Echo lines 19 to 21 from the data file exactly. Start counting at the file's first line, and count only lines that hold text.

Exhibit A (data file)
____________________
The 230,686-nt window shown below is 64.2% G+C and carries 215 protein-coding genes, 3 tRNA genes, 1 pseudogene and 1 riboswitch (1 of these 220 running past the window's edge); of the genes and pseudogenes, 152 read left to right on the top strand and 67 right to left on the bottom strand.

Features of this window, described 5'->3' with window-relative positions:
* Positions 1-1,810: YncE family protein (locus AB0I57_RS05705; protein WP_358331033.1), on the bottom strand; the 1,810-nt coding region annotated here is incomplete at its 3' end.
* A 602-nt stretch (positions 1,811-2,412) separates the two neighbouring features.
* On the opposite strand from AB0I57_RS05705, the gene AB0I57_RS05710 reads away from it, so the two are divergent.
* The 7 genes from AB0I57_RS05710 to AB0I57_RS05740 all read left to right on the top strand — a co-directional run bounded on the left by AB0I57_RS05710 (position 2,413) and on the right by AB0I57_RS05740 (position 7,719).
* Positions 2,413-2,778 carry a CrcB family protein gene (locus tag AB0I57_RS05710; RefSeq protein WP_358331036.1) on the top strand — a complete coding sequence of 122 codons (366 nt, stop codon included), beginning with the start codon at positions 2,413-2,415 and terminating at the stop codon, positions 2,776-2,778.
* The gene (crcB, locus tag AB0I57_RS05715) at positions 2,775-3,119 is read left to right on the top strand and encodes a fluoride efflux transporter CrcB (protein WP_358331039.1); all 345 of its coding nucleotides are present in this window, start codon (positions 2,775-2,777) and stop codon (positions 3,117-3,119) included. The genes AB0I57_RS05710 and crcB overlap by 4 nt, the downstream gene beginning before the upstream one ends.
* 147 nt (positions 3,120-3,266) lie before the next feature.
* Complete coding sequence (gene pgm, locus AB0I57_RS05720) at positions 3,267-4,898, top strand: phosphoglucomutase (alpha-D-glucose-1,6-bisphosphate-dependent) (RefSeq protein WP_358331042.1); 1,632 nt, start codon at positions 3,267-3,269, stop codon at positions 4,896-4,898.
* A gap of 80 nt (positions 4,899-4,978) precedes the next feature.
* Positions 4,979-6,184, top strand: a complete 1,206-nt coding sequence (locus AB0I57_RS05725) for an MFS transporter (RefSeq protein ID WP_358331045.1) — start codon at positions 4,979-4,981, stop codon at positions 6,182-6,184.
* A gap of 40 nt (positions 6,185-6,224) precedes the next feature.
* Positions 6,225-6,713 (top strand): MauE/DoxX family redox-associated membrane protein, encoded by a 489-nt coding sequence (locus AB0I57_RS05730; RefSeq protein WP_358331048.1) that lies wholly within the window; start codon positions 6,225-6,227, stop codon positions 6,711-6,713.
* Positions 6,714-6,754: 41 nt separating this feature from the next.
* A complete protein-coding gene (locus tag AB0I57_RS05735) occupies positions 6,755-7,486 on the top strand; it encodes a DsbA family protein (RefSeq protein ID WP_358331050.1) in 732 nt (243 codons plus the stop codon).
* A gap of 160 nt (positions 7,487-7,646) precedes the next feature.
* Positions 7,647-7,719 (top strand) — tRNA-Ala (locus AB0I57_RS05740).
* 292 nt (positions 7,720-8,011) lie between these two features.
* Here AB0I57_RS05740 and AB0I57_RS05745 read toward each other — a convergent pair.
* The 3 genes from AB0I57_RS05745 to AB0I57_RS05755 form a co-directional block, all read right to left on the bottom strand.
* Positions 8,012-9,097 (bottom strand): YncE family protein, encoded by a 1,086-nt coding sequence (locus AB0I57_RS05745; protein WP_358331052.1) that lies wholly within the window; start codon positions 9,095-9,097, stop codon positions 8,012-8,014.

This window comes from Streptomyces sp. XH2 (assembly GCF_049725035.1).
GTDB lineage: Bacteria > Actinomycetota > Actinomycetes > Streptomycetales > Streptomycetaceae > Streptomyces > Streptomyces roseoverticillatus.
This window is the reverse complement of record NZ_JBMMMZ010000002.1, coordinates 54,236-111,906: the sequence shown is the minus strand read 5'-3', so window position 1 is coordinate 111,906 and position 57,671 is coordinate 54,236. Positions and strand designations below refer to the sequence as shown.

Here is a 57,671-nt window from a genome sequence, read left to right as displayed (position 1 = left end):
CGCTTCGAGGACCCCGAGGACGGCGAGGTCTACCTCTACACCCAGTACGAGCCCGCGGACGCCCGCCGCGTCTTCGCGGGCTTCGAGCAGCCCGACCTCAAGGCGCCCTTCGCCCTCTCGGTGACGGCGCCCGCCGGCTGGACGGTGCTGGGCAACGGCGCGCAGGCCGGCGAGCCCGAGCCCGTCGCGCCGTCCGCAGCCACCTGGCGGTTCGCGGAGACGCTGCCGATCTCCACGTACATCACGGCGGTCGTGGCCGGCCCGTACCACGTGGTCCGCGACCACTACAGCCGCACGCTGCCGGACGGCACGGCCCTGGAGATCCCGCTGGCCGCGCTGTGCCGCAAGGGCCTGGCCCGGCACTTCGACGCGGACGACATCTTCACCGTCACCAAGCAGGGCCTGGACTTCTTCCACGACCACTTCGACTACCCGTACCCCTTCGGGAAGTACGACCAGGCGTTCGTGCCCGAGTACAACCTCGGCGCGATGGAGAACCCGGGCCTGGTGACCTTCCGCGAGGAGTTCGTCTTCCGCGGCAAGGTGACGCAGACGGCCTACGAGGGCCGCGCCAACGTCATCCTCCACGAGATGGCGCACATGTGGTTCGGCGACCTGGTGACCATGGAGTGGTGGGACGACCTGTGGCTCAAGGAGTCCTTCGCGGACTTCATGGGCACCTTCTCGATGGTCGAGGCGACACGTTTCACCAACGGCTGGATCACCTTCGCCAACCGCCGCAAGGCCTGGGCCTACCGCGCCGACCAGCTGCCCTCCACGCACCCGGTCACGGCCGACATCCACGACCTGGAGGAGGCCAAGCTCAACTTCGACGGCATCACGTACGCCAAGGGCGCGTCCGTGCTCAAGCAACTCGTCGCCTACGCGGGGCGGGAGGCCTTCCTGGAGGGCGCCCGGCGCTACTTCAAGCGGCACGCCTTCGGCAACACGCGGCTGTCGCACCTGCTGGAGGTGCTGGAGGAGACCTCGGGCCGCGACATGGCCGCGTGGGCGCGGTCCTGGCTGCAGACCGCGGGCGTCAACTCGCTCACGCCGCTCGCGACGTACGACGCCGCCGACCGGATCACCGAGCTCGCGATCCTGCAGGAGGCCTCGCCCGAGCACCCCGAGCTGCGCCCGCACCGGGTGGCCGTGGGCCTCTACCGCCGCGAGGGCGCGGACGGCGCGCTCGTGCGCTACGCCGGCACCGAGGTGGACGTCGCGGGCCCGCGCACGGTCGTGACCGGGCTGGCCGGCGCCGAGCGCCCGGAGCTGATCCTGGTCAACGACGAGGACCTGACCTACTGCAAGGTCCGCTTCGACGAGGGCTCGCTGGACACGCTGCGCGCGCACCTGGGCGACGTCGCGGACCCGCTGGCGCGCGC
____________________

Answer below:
* 292 nt (positions 7,720-8,011) lie between these two features.
* Here AB0I57_RS05740 and AB0I57_RS05745 read toward each other — a convergent pair.
* The 3 genes from AB0I57_RS05745 to AB0I57_RS05755 form a co-directional block, all read right to left on the bottom strand.